The controversy surrounding "I (heart) boobies" bracelets rages on, after four students from Michigan's White Cloud High School were suspended for one day earlier this month, for refusing to relinquish their wrist bands designed to raise breast cancer awareness. And now the ACLU has entered the fray in Michigan, supporting the suspended students' constitutional right to wear the bracelets, and threatening to sue if the school board doesn't reverse their ban.
It seemed as if the issue had been settled earlier this year, when a Pennsylvania court upheld students' right to sport the bracelets, which sell for around $4 each from breast-cancer-awareness group KeepaBreast.org. In that ruling, Judge Mary McLaughlin had stated:
"The bracelets are intended to be and they can reasonably be viewed as speech designed to raise awareness of breast cancer and to reduce stigma associated with open discussing breast health. The words [I heart boobies] were chosen to enhance the effectiveness of the communication to the target audience."
And there lies the rub. Bracelets that read "I (heart) boobies" will always sell more than ones that read "I support the fight against breast cancer," and thus raise more funds for a serious cause. But "boobies" is apparently the wrong synonym for "breasts," upsetting some teachers and school-board members. Strangely, White Cloud School Superintendent Barry Seabrook does permit students to wear t-shirts featuring slang words for "breasts" which could be considered more offensive than "boobies." According to Seabrook:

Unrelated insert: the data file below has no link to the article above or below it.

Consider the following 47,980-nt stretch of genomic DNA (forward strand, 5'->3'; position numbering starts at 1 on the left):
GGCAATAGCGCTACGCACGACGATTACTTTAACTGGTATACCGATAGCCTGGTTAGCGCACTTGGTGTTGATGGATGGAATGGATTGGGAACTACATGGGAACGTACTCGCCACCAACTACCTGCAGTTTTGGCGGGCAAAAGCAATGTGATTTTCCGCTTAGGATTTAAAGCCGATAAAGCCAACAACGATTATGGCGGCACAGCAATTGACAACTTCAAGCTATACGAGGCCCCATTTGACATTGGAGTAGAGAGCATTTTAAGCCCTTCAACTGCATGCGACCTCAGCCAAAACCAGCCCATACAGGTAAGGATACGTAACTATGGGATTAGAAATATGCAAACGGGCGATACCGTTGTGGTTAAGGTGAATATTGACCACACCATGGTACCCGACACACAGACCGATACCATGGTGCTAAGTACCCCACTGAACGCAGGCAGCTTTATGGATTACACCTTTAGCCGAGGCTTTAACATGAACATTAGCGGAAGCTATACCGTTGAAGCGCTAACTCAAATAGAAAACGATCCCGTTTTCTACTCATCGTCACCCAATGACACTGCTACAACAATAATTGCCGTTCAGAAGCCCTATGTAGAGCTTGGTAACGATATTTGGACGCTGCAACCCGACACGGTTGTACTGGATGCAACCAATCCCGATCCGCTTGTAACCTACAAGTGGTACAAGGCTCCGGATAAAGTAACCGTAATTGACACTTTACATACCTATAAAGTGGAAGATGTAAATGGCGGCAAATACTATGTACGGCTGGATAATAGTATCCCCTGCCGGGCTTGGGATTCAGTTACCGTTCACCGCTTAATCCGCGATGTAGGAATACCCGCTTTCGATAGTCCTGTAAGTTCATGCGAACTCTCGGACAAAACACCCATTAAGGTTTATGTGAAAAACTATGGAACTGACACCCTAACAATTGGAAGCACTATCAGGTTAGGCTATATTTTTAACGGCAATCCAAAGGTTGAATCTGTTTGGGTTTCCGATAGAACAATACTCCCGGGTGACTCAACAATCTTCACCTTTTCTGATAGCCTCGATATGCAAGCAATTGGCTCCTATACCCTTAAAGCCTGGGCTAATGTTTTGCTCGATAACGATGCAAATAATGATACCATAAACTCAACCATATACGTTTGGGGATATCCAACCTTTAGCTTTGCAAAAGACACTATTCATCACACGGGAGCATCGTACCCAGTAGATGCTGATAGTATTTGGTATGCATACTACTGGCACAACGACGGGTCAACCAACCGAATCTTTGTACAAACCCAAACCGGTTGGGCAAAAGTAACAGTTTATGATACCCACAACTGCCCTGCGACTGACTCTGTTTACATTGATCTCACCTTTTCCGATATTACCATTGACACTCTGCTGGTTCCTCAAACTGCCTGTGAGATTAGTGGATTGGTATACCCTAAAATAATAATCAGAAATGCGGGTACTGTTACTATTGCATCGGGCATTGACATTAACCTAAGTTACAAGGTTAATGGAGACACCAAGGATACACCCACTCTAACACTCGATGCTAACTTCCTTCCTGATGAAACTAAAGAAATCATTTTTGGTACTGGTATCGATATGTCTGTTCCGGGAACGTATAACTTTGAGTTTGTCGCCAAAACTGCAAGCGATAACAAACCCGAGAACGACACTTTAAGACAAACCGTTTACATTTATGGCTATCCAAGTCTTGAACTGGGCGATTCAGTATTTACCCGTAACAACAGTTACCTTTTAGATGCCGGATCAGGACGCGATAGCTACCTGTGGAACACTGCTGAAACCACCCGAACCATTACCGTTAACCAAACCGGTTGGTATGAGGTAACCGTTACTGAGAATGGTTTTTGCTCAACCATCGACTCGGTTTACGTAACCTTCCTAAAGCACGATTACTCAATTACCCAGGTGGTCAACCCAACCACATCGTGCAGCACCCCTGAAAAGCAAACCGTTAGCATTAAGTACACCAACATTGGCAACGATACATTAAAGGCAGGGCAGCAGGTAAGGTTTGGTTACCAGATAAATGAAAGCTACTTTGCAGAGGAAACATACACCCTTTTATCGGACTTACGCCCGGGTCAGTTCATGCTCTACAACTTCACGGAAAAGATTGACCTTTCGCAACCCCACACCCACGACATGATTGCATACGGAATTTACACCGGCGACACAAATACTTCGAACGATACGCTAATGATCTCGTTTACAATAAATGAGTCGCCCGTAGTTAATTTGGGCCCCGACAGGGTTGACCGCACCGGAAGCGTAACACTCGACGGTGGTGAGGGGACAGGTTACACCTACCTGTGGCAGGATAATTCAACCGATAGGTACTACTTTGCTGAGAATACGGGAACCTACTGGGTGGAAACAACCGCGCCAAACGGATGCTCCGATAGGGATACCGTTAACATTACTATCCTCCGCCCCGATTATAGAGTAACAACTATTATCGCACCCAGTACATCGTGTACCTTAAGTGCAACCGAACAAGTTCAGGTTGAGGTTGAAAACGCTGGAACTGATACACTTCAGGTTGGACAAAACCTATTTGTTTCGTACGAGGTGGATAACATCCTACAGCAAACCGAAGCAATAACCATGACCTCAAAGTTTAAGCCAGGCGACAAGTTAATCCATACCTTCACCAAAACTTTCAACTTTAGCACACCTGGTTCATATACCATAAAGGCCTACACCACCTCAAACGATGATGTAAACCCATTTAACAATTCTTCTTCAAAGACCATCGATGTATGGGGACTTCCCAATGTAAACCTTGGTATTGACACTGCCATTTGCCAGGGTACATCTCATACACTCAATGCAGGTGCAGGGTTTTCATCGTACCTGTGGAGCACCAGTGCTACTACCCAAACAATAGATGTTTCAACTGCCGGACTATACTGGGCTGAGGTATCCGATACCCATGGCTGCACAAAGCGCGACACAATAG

"One had the word 'ta tas' on it. One had 'funbags.' One had a picture of deer antlers that stated 'Check your rack.' I told them those were pretty borderline, but I could live with it. I couldn't live with 'boobie bracelets.'"
ACLU attorney Miriam Aukerman said that White Cloud staff had removed student-posted flyers explaining the Pennsylvania decision, and reiterated the specific purpose in using the word "boobies":
"The word 'boobies' is a term picked by national cancer-awareness groups to speak to young people who might not be as receptive to other types of slogans. It's not a word that was picked out of the blue. It's been a very successful campaign to speak to young people about breast-cancer issues."